The whole world is watching the United States to see what will happen concerning our financial woes. At the heart of our financial problem is the fact that many people cannot pay what they owe. Lending institutions have loaned money that they will not receive back, debts are owed but are not paid. The debt of credit was incurred but payment is not being made.

In all our fear of bankruptcy it is apparent that we do not see that we are already bankrupt spiritually and in our relationship with God. We are so worried about our money and lives in this world that we do not see that we are spiritual paupers and have no hope for the world to come which will last forever.  The riches of this world are all we are concerned about, do we not know about being rich toward God?:

Luke 12:16-21 "And He told them a parable, saying, "The land of a rich man was very productive. "And he began reasoning to himself, saying, ‘What shall I do, since I have no place to store my crops?’ "Then he said, ‘This is what I will do: I will tear down my barns and build larger ones, and there I will store all my grain and my goods. ‘And I will say to my soul, "Soul, you have many goods laid up for many years to come; take your ease, eat, drink and be merry."’ "But God said to him, ‘You fool! This very night your soul is required of you; and now who will own what you have prepared?’ "So is the man who stores up treasure for himself, and is not rich toward God."

I recently pulled from one of my shelves Thomas Watson on "The Lord’s Prayer’. I was thinking about my need of forgiveness and turned to Watson’s thoughts on the fifth petition of the Lord’s Prayer, "Forgive us our debts". Many of us may be more familiar with "forgive us our trespasses" though the words may be different, the meaning is not.

Watson powerfully and faithfully holds forth the Biblical truth that sin is a debt:

"Why is sin called a debt? Because it fitly resembles it. (1) A debt arises upon non-payment of money, or the not paying that which is one’s due. We owe to God exact obedience, and not paying what is due, we are in debt. (2) In case of non-payment, the debtor goes to prison; so, by our sin, we become guilty, and are exposed to God’s curse of damnation. Though He grants a sinner a reprieve for a time, yet he remains bound to eternal death if the debt be not forgiven." (Watson, "The Lord’s Prayer" commenting on the fifth petition)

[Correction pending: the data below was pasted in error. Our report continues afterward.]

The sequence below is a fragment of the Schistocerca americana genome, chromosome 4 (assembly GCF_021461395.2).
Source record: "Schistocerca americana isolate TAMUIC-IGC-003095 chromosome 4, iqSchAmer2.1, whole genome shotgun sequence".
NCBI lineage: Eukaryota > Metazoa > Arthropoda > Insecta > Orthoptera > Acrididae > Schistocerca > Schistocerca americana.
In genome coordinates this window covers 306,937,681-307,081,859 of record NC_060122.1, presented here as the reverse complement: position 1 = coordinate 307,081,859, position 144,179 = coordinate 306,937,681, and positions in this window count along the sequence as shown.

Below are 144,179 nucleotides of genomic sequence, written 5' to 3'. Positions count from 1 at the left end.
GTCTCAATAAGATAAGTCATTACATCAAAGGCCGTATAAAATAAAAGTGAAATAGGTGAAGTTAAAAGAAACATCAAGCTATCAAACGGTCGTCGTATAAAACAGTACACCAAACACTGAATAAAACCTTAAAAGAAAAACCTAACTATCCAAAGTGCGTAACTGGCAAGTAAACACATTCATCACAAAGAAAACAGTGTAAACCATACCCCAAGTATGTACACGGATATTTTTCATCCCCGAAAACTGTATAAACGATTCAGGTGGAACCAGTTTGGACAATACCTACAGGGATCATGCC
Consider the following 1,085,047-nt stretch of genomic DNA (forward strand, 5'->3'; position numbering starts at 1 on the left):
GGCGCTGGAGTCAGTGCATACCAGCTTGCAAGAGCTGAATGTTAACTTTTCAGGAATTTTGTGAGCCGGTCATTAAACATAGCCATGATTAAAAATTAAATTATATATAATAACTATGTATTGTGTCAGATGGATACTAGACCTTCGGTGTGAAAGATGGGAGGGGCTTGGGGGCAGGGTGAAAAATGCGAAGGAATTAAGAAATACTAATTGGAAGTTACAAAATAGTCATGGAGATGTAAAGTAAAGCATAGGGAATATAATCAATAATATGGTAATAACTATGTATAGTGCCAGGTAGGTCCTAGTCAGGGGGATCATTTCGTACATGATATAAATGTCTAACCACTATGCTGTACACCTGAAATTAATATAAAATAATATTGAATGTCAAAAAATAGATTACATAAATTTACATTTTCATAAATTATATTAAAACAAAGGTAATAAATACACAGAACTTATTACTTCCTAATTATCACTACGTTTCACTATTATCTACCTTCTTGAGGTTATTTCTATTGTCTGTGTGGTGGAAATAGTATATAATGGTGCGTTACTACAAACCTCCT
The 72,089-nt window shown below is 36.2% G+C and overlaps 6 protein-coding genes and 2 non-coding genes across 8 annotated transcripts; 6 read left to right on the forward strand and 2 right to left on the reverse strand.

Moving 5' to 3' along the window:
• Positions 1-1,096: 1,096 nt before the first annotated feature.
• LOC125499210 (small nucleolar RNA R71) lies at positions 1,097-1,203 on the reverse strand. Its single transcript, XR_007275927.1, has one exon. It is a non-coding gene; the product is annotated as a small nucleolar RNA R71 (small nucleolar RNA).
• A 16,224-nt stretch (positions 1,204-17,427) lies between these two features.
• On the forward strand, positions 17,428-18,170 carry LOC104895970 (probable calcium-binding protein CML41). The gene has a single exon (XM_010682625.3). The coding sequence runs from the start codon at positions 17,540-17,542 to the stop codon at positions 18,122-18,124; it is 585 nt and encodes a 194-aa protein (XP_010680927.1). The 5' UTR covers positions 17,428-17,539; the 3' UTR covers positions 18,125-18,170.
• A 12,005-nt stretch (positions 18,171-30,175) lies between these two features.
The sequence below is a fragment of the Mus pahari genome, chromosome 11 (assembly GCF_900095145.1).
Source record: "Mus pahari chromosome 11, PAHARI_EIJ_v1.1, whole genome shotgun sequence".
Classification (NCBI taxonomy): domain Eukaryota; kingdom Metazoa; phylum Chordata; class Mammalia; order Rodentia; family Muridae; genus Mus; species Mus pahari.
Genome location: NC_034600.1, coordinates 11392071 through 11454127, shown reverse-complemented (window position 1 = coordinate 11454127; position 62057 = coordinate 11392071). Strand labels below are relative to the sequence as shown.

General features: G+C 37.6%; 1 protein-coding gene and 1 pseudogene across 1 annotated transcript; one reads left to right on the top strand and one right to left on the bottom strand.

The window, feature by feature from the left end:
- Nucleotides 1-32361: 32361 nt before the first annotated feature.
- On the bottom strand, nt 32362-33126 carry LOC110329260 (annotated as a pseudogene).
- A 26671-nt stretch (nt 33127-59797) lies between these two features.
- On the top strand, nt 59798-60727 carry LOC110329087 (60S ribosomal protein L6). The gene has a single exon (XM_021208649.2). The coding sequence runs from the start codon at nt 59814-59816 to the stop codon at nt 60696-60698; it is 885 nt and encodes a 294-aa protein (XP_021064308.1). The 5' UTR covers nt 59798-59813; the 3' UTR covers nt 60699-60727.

Truth be known, we think God and His universe revolve around us. Do any of us really think that we "owe" God obedience? Do we view our sin as our refusal to pay Him the obedience He claims is His rightful due? We can’t stand a God like this (and therefore can’t stand the One, true, God). The God we believe in revolves around us, we feel He owes us quite a bit and most of all, He doesn’t demand obedience. Insistence on obedience we say isn’t loving, it is harshness, it is the thing that fathers (whom we have rejected) insist on. The God most believe in is a god who wants nothing more than for you and me to be happy and happy for us of course is doing whatever comes to our minds or stimulates our emotions and body.

America, we have a debt that we are not even thinking about and the consequences of not paying it are incalculably worse than the collapse of wall street or even a depression. Do you believe you owe God obedience? If so, you know you are in debt. What will you do?

Colossians 2:13-14 "When you were dead in your transgressions and the uncircumcision of your flesh, He made you alive together with Him, having forgiven us all our transgressions, having canceled out the certificate of debt consisting of decrees against us, which was hostile to us; and He has taken it out of the way, having nailed it to the cross."